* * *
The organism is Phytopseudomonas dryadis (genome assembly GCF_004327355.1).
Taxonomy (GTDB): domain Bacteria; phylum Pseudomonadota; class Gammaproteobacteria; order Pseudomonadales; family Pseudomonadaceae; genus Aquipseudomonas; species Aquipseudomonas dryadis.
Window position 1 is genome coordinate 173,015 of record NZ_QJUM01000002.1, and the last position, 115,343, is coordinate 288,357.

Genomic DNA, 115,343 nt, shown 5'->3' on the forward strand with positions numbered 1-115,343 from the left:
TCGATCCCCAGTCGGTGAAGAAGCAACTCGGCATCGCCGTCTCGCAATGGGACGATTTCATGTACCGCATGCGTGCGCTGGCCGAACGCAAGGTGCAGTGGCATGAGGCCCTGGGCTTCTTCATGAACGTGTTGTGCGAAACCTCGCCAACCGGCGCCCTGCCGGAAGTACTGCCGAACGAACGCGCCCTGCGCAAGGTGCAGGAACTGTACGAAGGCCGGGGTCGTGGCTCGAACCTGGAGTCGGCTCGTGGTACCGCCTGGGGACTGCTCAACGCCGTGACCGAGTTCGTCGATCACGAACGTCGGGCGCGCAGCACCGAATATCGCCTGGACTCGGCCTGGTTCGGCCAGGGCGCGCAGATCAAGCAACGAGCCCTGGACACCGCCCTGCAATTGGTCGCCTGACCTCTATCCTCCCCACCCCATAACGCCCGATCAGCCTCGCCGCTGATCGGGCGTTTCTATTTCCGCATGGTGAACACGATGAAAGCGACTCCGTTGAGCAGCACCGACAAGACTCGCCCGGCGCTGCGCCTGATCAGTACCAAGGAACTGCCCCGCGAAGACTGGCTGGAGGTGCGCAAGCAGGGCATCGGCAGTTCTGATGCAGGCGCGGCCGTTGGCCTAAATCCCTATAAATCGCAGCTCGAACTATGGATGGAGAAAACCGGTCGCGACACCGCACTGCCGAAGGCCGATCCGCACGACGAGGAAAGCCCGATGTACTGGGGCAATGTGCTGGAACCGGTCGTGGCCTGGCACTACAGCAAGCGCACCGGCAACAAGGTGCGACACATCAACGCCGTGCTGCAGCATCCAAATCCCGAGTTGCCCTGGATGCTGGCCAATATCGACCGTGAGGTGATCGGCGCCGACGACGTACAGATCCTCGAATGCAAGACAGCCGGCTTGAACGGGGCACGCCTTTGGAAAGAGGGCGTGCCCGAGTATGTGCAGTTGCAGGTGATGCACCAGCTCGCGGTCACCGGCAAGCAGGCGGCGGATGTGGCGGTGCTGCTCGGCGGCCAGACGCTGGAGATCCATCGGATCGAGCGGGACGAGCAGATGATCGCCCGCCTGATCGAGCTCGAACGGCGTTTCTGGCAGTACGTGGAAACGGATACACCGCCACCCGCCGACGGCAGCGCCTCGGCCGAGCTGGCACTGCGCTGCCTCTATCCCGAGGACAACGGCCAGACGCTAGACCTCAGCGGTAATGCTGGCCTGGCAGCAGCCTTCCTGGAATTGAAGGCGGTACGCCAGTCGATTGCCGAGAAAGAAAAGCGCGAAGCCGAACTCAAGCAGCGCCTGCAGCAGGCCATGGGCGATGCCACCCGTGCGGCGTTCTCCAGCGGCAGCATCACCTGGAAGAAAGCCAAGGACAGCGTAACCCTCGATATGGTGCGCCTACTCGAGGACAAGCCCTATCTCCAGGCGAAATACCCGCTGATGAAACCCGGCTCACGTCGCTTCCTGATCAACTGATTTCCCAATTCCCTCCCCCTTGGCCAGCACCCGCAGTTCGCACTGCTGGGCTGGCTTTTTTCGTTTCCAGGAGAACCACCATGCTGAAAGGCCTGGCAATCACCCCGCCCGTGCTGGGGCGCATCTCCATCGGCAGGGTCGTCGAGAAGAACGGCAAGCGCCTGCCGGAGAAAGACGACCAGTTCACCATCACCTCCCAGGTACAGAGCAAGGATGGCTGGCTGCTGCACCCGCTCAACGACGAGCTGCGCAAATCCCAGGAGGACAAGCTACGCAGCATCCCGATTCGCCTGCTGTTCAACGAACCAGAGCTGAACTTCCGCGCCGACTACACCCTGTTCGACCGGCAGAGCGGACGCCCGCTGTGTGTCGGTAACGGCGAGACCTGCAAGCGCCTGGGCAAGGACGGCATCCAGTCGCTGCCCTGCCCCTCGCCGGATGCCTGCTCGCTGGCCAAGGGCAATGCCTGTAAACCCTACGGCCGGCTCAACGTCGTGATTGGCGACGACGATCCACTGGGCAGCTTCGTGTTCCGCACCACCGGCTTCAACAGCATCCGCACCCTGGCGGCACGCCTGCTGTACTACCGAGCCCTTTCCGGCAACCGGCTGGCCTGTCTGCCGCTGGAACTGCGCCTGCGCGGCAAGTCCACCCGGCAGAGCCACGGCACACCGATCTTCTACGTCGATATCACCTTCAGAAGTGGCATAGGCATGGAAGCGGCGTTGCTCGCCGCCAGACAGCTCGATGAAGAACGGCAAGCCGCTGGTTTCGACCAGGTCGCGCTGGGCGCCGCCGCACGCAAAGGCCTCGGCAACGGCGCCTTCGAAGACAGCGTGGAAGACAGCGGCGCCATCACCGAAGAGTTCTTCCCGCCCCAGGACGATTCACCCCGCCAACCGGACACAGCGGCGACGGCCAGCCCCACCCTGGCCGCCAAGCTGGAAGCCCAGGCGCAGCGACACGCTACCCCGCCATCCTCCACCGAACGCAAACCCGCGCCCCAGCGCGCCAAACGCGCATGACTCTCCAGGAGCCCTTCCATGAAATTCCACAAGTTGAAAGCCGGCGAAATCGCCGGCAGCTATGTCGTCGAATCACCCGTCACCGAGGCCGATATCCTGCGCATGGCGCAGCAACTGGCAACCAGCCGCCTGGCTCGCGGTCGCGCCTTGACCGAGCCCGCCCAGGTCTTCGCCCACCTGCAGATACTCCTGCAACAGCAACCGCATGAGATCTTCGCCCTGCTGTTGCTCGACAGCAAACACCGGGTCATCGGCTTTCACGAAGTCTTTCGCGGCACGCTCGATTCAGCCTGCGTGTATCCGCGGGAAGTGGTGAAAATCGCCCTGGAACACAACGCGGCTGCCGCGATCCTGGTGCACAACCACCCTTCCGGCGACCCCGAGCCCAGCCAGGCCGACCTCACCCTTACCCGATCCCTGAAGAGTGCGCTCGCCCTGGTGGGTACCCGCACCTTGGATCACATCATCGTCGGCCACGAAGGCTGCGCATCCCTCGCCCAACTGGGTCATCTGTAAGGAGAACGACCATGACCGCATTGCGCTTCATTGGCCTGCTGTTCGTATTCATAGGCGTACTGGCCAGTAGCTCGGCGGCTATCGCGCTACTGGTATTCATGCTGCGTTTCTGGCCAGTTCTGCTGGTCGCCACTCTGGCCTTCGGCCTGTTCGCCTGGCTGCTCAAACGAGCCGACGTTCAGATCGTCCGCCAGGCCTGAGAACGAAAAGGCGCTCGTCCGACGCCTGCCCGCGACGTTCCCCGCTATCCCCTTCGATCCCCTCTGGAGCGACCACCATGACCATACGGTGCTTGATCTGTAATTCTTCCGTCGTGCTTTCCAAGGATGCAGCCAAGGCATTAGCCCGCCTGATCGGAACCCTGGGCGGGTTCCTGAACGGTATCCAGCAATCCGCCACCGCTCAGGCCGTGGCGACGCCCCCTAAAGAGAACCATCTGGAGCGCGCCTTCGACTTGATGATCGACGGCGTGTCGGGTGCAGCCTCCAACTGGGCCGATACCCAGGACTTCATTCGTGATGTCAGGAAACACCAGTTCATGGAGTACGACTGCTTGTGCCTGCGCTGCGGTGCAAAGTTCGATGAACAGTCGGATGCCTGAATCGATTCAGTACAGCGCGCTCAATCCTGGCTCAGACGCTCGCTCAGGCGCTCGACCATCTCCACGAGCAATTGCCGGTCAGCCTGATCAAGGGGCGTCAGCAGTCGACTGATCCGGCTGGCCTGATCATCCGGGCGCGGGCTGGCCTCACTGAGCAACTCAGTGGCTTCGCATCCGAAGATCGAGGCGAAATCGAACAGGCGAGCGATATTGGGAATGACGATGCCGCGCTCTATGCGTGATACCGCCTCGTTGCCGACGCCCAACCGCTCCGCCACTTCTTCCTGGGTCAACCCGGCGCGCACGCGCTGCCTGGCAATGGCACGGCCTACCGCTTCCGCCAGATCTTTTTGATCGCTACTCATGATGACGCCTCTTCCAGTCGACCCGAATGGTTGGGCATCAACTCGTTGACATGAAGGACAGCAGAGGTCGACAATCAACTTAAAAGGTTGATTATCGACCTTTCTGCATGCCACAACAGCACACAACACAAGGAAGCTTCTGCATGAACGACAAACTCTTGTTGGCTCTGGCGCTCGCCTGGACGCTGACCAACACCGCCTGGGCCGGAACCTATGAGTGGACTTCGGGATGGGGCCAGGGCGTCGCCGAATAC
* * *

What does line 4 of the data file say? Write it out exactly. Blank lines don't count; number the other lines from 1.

Genomic DNA, 115,343 nt, shown 5'->3' on the forward strand with positions numbered 1-115,343 from the left: